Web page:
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From "Sangjin Lee" <sjl...@gmail.com>
Subject Re: [AsyncHttpClient] data collection & instrumentation
Date Wed, 23 Jan 2008 18:21:45 GMT
The executor created in the EventDispatcher is a daemon thread pool (that's
why I added DaemonThreadFactory), so it will go away cleanly without
cleanup.
Thanks,
Sangjin

On Jan 23, 2008 6:54 AM, Rick McGuire <rickmcg@gmail.com> wrote:

> The changes you made look really nice.  I think my only concern is
> whether the Executor used by the EventDispatcher needs to be cleaned up
> at some point.  If it gets finalized appropriately and doesn't leave
> dangling threads, then I guess I'm ok with it.
>
> Rick
>
>
> Sangjin Lee wrote:
> > I took a look at the patch on GERONIMO-3761, and it looks great.
> >  Thanks.  I have modified your patch for several things, though, and
> > I'm nearly ready to add it to the JIRA report.  Comments about the
> > changes...
> >
> > - I rewrote the EventQueue class to use an Executor.  Since the
> > Executor implementation provided by the JDK is basically a thread pool
> > associated with a task queue, it provides an identical functionality
> > to what was in EventQueue.  I think that it is good to use the
> > constructs from java.util.concurrent.* whenever it makes sense, and I
> > believe this is one of them.
> >
> > - This change also enables us to remove "synchronized" from
> > notifyMonitoringListener().  The notify method will be called very
> > often and concurrently, and reducing the lock contention will be
> > important.  Using an Executor makes it possible to eliminate
> > synchronization, at least at that level.
> >
> > - I associated a shared thread pool (Executor) for all dispatchers.  I
> > think it is desirable for dispatchers to share this thread pool rather
> > than each instance of dispatchers creating and maintaining its own
> > thread.
> >
> > - Renamed EventQueue to EventDispatcher.
> >
> > - I also moved the monitoring listener list to EventDispatcher.  I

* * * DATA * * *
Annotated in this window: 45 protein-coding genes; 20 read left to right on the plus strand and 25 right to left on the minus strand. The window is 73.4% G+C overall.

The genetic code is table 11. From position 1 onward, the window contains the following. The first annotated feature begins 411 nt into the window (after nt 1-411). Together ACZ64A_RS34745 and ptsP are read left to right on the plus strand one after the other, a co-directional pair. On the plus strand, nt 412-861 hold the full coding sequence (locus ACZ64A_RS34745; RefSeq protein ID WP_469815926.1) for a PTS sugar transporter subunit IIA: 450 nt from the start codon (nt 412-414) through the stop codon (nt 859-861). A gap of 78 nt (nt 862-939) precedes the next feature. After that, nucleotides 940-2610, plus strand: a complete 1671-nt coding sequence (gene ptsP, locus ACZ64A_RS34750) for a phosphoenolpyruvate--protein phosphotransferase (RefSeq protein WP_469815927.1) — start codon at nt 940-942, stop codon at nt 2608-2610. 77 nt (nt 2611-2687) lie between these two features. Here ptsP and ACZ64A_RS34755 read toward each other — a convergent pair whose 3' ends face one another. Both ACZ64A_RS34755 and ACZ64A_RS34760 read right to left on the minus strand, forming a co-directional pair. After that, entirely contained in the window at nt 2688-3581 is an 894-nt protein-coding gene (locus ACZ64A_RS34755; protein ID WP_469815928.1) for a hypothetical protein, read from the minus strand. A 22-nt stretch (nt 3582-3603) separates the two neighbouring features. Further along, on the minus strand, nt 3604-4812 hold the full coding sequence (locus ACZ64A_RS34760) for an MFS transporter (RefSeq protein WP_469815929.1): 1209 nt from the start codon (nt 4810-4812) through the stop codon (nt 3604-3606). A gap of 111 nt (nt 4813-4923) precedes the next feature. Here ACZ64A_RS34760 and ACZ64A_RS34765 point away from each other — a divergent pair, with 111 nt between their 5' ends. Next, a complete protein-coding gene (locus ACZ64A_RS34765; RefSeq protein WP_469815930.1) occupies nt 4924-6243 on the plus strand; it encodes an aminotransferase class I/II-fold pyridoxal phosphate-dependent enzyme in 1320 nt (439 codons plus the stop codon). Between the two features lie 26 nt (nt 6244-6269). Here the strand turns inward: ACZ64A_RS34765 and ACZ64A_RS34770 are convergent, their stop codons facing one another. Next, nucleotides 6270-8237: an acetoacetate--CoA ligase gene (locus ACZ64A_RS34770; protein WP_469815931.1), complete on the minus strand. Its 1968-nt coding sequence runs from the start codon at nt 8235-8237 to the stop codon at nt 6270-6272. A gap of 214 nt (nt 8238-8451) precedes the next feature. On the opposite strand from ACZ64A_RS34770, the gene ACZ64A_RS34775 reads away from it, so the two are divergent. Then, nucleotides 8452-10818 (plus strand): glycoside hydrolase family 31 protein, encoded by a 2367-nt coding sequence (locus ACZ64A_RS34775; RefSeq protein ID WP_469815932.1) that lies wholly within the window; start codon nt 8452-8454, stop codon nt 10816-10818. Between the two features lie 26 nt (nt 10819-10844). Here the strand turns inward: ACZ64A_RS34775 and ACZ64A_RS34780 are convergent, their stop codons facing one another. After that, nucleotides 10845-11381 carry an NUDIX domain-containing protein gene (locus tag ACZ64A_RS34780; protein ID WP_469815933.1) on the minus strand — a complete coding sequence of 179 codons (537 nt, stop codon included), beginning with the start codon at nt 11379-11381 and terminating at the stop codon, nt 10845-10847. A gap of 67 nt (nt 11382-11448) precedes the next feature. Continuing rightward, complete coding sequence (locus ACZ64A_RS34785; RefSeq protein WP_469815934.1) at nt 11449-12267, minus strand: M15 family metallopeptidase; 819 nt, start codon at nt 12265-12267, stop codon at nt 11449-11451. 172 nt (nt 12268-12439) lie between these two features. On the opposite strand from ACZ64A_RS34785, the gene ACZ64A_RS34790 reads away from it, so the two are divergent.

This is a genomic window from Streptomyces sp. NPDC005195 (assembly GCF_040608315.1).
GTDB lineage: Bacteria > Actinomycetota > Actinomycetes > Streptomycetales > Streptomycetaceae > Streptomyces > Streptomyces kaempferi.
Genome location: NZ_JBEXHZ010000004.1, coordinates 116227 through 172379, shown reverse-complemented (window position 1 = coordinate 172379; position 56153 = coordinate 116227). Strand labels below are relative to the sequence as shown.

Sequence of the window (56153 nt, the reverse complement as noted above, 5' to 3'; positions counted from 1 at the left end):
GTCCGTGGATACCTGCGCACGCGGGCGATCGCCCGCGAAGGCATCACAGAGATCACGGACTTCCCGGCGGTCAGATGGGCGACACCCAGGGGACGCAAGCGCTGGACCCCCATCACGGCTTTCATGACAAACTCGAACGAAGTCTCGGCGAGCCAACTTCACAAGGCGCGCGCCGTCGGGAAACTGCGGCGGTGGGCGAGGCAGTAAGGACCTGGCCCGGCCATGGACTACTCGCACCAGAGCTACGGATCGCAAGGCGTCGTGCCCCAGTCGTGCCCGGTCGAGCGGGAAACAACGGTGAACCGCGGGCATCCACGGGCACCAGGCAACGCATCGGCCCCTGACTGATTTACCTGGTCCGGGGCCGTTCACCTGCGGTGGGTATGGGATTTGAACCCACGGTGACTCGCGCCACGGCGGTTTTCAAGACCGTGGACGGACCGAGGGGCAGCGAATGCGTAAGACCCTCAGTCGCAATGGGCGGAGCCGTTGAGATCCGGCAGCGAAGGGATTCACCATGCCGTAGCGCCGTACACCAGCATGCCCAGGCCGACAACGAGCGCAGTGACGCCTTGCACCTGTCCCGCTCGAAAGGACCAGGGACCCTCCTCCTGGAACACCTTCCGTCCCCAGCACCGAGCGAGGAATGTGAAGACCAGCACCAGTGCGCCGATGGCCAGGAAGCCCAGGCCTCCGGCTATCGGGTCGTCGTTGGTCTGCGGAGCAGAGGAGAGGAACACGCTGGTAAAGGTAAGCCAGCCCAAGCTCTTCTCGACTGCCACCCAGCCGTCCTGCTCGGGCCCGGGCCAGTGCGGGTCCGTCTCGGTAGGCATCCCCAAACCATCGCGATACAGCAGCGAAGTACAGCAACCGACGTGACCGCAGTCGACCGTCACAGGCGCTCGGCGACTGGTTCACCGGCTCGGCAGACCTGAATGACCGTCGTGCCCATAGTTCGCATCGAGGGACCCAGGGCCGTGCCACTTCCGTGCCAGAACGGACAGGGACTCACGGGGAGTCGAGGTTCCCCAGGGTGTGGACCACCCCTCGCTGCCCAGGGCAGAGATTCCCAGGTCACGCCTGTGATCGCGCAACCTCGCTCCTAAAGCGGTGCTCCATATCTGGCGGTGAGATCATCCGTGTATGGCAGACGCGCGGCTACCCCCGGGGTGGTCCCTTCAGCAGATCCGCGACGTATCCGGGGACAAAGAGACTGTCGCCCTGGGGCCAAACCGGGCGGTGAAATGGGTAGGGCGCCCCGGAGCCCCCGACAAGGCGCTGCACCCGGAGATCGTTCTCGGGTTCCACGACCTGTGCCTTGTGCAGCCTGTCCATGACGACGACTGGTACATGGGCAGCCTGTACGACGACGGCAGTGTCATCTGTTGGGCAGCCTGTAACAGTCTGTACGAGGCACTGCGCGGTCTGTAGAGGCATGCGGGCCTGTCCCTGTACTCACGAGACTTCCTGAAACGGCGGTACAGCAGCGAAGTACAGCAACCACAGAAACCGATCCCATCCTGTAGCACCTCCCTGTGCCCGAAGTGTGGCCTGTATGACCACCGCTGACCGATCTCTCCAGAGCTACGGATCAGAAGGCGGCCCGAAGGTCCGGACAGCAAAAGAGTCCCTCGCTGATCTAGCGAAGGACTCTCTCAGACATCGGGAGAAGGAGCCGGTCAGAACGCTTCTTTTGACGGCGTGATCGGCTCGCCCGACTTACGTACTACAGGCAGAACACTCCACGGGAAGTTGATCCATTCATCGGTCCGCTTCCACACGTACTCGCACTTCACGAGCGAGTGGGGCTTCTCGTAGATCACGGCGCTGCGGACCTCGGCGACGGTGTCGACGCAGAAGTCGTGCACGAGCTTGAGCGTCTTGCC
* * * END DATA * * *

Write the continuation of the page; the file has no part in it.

> > also used CopyOnWriteArrayList as the implementation for the list.
> >  CopyOnWriteArrayList is an ideal choice for this as it is thread safe
> > and lock-free.  Also, our use case is heavy read-access but very
> > infrequent write-access, which CopyOnWriteArrayList is suitable for.
> >
> > - I moved the connection_failed notification to before the
> > getSession() call.  The getSession() call here always throws an
> > exception (by design), and thus notification needs to be done before
> > calling getSession().
> >
> > - I rewrote the CountingMonitor to use AtomicIntegers.  This should be
> > slightly safer.
> >
> > - I changed the timestamp calls from System.currentTimeMillis() to
> > System.nanoTime()/1000000.  The nanoTime() call is more high-res, as
> > currentTimeMillis() may be tens of milliseconds accurate on some
> > platforms, and thus not suitable for these measurements.
> >
> > I also have some more follow-up questions, which I'll post soon.
> >
> > Thanks,
> > Sangjin
> >
> >
> > On Jan 17, 2008 10:51 AM, Sangjin Lee <sjlee0@gmail.com
> > <mailto:sjlee0@gmail.com>> wrote:
> >
> >     I like your idea of using the event listener as the main way of
> >     doing this.  Basically no or multiple listeners would be invoked
> >     on a different thread when events occur.
> >
> >     The event listener APIs would define those key methods which would
> >     contain all the necessary information about the events in an
> >     immutable fashion.
> >
> >     We could provide a simple adapter that is no op so people can
> >     override necessary methods easily.  Also, we could provide one
> >     implementation which is a counting listener that does the basic
> >     metrics collection.
> >
> >     What do you think?
> >
> >     Thanks,
> >     Sangjin
> >
> >     On Jan 17, 2008 2:58 AM, Rick McGuire < rickmcg@gmail.com
> >     <mailto:rickmcg@gmail.com>> wrote:
> >
> >         Thunderbird is playing very strange games with me this
> >         morning, somehow
> >         deleting the original post.   Anyway, here are my comments on
> >         this.
> >
> >         > I'd like to propose changes to enable some basic stat